The long held dream of Bernie Ecclestone to hold a Grand Prix on the streets of London remains a dream, but the legal barriers to putting such a race on were lifted today when UK Prime Minister David Cameron announced a change in legislation, allowing councils to close roads more freely for motor sports events. It will become law in March 2015.
Currently hosting a street race in the UK requires an special Act of Parliament.
“I can announce today that we are going to enable more road races for GB motor sport,” said Cameron. “We think this will be really useful to British motor sport: more races, more events, more money coming into the country and more success for this extraordinary industry.”
The FIA’s new Formula E series will be hosting a race in London long before F1 gets around to it, as it will be holding its final round of the 2014/15 season in Battersea Park in London on closed parkland roads in April.
Although the lifting of the legal barriers is undoubtedly a boost, the problem remains of who would be willing to take on the massive financial burden of promoting a London Grand Prix.
The promoters of the aborted New Jersey GP could speak from painful experience about the uncomfortable financial exposure of taking on a street race. Conversely the massive success of the Singapore GP is down to the innovative funding structure whereby 60% of the risk is taken by the Government and 40% by local entrépreneur Ong Being Seng, with the profits share on similar ratios.
Figures of £100 million for ticket sales are being bandied around but the cost of securing the rights to a race – current going rate at least $40 million per year) plus infrastructure costs, with only ticket sales as a way to recoup – make it something that only the wealthiest of private enterprises could consider. The Government itself is highly unlikely to want to get involved in that kind of business as is Boris Johnson’s London Mayor’s office, although both support the idea as a boost for tourism.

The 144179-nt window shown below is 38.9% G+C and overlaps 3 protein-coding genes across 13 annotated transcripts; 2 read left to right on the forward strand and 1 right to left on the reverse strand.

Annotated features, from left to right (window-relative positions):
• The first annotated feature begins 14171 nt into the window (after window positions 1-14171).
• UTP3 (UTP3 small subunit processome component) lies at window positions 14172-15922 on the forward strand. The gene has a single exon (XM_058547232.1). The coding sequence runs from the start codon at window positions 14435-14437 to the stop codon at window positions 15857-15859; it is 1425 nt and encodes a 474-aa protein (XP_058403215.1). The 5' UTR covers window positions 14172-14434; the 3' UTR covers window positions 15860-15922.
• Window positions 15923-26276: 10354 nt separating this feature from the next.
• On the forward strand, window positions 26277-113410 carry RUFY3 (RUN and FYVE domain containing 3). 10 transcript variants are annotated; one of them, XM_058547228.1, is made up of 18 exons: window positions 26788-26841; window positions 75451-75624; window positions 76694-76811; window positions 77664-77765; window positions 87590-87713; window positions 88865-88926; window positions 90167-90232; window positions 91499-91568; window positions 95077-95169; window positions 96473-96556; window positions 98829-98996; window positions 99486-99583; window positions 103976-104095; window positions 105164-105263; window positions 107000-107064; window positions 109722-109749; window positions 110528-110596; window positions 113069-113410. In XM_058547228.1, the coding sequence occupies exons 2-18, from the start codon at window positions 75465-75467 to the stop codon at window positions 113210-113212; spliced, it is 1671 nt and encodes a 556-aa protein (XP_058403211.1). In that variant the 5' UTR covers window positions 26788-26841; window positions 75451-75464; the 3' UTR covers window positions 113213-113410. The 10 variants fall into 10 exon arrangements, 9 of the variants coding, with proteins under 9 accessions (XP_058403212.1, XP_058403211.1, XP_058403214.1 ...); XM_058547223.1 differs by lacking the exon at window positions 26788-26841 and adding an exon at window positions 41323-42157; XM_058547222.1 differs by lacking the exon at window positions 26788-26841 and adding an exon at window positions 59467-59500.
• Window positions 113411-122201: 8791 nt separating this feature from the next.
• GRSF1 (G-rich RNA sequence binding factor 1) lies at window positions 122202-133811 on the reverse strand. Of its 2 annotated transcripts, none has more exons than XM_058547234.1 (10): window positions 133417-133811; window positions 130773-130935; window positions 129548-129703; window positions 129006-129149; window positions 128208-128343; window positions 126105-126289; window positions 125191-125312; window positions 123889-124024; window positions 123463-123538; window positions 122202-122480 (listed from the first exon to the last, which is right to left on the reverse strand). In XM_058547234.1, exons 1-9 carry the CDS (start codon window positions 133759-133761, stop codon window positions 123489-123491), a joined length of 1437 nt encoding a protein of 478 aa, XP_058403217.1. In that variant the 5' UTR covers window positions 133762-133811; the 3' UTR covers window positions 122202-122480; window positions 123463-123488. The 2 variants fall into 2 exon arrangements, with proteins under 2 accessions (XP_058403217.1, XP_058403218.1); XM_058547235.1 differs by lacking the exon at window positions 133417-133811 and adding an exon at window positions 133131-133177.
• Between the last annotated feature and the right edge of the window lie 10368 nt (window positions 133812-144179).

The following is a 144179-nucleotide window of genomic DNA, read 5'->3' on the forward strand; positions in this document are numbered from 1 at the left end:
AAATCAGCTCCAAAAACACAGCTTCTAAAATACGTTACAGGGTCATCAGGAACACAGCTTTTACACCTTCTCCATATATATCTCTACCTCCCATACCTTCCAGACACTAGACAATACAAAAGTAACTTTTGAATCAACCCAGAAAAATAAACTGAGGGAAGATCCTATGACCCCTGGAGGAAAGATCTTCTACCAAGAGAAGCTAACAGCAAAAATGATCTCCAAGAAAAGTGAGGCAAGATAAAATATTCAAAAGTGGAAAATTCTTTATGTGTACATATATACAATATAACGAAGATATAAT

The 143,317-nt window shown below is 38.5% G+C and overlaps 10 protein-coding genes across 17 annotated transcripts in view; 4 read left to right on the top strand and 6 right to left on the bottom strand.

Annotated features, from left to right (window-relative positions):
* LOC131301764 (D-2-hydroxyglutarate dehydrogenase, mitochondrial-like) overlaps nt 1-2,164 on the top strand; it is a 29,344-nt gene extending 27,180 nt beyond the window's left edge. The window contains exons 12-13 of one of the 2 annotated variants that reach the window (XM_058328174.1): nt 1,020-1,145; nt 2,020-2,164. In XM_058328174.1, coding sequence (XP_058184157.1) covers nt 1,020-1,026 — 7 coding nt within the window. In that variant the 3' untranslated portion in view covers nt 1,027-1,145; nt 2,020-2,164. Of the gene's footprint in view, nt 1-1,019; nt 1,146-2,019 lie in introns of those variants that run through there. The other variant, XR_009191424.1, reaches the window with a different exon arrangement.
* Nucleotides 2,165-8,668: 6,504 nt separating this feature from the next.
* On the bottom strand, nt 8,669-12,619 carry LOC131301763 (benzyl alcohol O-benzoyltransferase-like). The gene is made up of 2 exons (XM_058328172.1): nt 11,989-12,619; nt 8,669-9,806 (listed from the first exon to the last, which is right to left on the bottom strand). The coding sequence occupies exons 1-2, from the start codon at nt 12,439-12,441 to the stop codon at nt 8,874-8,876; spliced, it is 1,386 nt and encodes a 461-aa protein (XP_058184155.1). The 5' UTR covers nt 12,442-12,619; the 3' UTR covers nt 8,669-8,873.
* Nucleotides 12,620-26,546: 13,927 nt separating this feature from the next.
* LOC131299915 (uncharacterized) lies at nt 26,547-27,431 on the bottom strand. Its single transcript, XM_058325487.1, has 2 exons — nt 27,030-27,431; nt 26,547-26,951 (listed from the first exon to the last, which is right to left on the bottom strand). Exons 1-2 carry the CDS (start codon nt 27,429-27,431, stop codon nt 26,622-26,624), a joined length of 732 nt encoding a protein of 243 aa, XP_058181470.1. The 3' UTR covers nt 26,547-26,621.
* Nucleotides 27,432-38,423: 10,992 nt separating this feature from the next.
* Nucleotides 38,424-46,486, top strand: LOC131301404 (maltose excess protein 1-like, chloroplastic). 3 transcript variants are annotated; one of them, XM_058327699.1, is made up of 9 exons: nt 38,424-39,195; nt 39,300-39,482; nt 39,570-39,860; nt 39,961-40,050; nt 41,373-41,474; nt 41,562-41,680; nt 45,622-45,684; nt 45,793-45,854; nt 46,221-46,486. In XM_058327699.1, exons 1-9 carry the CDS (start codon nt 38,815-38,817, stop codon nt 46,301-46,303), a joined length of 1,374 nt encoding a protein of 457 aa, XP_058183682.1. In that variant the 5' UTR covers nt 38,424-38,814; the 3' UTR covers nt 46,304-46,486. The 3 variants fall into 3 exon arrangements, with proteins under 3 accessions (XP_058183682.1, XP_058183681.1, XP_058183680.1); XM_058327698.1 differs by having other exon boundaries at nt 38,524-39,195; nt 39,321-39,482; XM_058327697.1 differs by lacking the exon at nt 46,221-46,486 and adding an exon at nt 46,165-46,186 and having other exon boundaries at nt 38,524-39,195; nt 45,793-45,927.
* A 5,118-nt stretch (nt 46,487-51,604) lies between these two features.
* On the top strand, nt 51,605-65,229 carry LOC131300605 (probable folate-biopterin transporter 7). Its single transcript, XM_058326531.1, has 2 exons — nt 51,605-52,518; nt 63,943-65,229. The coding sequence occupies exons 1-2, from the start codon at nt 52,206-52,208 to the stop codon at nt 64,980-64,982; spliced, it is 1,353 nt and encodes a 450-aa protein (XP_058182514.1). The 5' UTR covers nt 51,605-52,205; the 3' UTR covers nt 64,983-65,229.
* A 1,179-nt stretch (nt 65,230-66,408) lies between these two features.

Ecclestone has had some fun with the notion of a London Grand Prix in the past, sometimes as a threat to Silverstone when negotiations were difficult, at other times to give some of his sponsors a bit of a boost.
He has intimated in the past, around 2012 the last time it came up, that he might promote the race himself on a track which was dreamed up by Santander UK as a promotional stunt for its British GP sponsorship (above), but that would depend a lot on the level of support he might get from within F1 and from the wider business and political communities in London and on his personal circumstances once his trial in Munich has concluded. More likely he would be looking for a promoter, speaking to Press Associaion this afternoon he said,
“In the past we spoke to the old mayor and all sorts of people. It just depends on what we can come up with commercially because how are we going to fund it?
“The news is good, but I don’t know whether you’d have street racing because it’s not cheap to put on something that’s safe. Street racing is expensive. But if they ever get it together then we’ll see what happens. At least it’s a good sign, a step in the right direction.”
Now that the legal barriers to a London GP have fallen, we will see whether there is any real traction in the business community for such an event.
There are no countries hosting two Grands Prix currently. Silverstone has a contract for over ten more years to host the British Grand Prix. Last weekend’s event boasted the third largest crowd in the race’s history.
The Prime Minister also opened Williams’s new Advanced Engineering Facility near Oxford today and paid tribute to the F1 industry in the UK,
“Formula One is a world beating, hi-tech industry and I am very proud that Britain and British engineers and designers play such a key role within it,” he said. “Williams opening their Advanced Engineering facility in Oxfordshire is great news for the local area and a vote of confidence in our long-term economic plan to back business, create jobs and secure a better future for Britain”.